Friday, February 6, 2015

Do you need to be a criminal to become rich on the Internet?

In 1976, a television miniseries called "Rich Man, Poor Man" reaped great success worldwide. Loaded with all ingredients of drama and soap opera, the plot of this miniseries recalls the current state of computer security: Two brothers, a smart and ambitious one, who is only focused on making money, and another more humane and good, but poor and quarrelsome.


Ross Ulbricht, who created the Silk Road site in the dark web, would certainly be the richest man in our film, but now there are no good news for him. His trial, which has been closely followed by the security community, finished yesterday. Ulbricht was unanimously declared guilty of drug trafficking through the Internet, conspiracy and violation of computer security. Now he awaits his sentence on 15 May that can send him over 20 years to prison.

On the other hand, Werner Koch the poor man would be, author of the popular GNU Privacy Guard (GnuPG) email encryption software, which is a very simple application for all types of operation systems, ranging from Linux to Windows or OS X. Koch has been updating its code since 1997 when he first launched it, but he has no more funds to keep the project alive. On hearing the news, yesterday Linux Foundation contributed $120,000 to pay two programmers and Facebook has also promised a few thousand dollars. Interestingly multimillion industries or the NSA use this "software" but do not give any money to its creator.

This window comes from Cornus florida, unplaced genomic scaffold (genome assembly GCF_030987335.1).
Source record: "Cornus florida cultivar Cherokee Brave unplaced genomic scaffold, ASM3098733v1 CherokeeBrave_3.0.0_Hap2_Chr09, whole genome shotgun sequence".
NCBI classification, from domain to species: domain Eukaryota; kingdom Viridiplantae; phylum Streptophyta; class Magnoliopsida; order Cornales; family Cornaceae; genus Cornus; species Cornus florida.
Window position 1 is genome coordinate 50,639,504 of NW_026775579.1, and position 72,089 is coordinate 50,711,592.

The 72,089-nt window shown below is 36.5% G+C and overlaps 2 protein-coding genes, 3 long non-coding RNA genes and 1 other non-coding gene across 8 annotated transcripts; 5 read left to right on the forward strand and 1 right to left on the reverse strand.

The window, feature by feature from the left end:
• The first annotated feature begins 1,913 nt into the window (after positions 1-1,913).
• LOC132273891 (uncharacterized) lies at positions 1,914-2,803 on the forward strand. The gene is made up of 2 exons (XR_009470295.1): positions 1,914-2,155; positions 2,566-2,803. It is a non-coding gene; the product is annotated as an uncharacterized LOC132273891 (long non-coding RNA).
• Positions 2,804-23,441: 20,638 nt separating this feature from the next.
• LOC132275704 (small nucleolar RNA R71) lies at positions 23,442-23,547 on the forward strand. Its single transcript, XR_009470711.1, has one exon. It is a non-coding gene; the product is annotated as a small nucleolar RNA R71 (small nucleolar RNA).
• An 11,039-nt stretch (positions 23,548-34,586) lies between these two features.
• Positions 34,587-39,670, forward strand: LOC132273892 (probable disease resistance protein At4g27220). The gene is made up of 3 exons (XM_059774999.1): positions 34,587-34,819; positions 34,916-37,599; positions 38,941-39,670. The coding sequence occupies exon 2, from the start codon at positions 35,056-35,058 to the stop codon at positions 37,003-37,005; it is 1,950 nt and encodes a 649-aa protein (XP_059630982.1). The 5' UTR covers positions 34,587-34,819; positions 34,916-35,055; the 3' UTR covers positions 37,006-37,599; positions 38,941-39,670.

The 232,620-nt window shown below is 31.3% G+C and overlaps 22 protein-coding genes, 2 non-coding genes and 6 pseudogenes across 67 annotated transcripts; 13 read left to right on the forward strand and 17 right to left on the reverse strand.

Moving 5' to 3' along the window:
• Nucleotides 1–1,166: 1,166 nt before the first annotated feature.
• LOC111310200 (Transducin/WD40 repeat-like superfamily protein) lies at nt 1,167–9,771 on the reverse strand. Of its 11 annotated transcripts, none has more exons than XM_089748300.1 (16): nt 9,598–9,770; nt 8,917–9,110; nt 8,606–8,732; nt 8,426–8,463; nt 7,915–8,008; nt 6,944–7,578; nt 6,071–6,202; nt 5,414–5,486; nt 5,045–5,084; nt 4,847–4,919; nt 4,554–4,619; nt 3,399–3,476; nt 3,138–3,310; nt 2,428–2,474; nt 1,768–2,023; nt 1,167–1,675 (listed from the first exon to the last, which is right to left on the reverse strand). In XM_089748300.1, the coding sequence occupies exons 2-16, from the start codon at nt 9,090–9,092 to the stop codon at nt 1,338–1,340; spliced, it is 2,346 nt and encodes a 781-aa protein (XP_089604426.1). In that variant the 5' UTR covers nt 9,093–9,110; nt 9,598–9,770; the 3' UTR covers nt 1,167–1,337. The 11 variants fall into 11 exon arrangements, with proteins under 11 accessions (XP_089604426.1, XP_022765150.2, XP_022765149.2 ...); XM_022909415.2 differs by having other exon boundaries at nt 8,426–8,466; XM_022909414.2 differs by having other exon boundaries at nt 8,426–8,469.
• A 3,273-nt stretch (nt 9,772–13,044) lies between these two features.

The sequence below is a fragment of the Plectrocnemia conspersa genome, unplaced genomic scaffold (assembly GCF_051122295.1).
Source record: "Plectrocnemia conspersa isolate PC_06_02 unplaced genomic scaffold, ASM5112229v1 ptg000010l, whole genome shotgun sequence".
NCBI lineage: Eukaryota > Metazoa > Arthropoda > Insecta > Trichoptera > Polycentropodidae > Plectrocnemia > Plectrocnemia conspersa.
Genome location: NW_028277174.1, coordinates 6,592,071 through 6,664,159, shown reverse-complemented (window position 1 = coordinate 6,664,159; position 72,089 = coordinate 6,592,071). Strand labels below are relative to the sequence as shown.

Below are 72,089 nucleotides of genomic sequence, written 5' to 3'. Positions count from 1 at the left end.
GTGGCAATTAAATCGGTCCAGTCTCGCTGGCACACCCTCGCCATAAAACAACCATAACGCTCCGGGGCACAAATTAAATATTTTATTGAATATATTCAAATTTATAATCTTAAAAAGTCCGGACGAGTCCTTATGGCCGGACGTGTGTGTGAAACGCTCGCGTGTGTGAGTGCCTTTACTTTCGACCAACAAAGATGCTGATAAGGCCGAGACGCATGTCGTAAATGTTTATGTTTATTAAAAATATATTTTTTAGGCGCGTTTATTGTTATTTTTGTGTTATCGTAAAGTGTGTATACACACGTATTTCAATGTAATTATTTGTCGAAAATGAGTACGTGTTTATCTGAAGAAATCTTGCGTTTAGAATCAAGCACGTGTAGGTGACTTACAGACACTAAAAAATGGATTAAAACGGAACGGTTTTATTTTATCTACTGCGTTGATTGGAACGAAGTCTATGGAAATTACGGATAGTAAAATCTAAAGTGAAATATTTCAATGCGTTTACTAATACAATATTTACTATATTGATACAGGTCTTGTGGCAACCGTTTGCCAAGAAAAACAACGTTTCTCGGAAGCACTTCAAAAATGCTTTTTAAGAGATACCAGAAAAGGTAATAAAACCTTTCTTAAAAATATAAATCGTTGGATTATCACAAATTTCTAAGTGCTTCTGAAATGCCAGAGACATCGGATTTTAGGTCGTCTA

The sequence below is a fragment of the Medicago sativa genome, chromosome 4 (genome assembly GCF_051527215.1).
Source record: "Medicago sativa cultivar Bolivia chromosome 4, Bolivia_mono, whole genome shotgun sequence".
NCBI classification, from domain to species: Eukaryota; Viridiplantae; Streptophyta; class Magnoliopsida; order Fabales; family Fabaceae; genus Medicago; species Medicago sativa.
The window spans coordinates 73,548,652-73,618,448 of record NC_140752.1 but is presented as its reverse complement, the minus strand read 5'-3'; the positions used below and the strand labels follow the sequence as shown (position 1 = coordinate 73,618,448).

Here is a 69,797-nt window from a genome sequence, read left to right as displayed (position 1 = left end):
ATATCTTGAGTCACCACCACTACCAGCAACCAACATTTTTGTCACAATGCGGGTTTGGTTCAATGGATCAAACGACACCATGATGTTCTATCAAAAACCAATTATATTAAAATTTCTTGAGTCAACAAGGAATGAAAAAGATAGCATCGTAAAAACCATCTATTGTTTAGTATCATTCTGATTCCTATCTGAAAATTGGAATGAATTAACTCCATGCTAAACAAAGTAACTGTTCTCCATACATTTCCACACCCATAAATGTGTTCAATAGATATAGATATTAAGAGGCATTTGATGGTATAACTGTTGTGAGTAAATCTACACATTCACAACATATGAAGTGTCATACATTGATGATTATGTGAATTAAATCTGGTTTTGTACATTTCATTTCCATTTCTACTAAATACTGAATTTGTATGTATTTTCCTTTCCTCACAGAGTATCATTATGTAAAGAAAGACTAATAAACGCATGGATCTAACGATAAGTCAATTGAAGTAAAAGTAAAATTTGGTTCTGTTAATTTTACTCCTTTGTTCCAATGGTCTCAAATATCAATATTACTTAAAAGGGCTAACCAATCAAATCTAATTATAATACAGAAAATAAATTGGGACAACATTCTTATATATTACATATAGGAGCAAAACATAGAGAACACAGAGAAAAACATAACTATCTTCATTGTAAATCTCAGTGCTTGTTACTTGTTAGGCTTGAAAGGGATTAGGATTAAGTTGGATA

Americans RadioShack stores are also bankrupt. Well, you may wonder if they have anything to do with the topic of computer security. In fact, for many years, these stores were a meeting point for all kinds of electronics enthusiasts, including hackers. Online commerce put and end to this legendary brand, which just declared itself bankrupt.

Meanwhile cybercrime is still becoming rich by stealing money and data. As described on American press, malicious hackers gained access to health care company Anthem Inc. systems, which is the second largest health care company in USA. These cyber criminals stole large amounts of personal details (names, dates of birth, medical credentials, Social Security numbers , mailing address, email address, employment information including salaries) of 80 million customers, including its CEO Joseph Swedish.

Unfortunately there are many people trying to get power through foul play in computer networks. You just have to look at the situation in Spain, where they were detected 70.000 cyber attacks in 2014, according to Foreign Minister Jose Manuel Garcia-Margallo, which is something that does not surprise security experts.

However we got concerned about it because there is no sign of that this trendy way of becoming rich by abusing cyberspace is going to end, at least for the moment.

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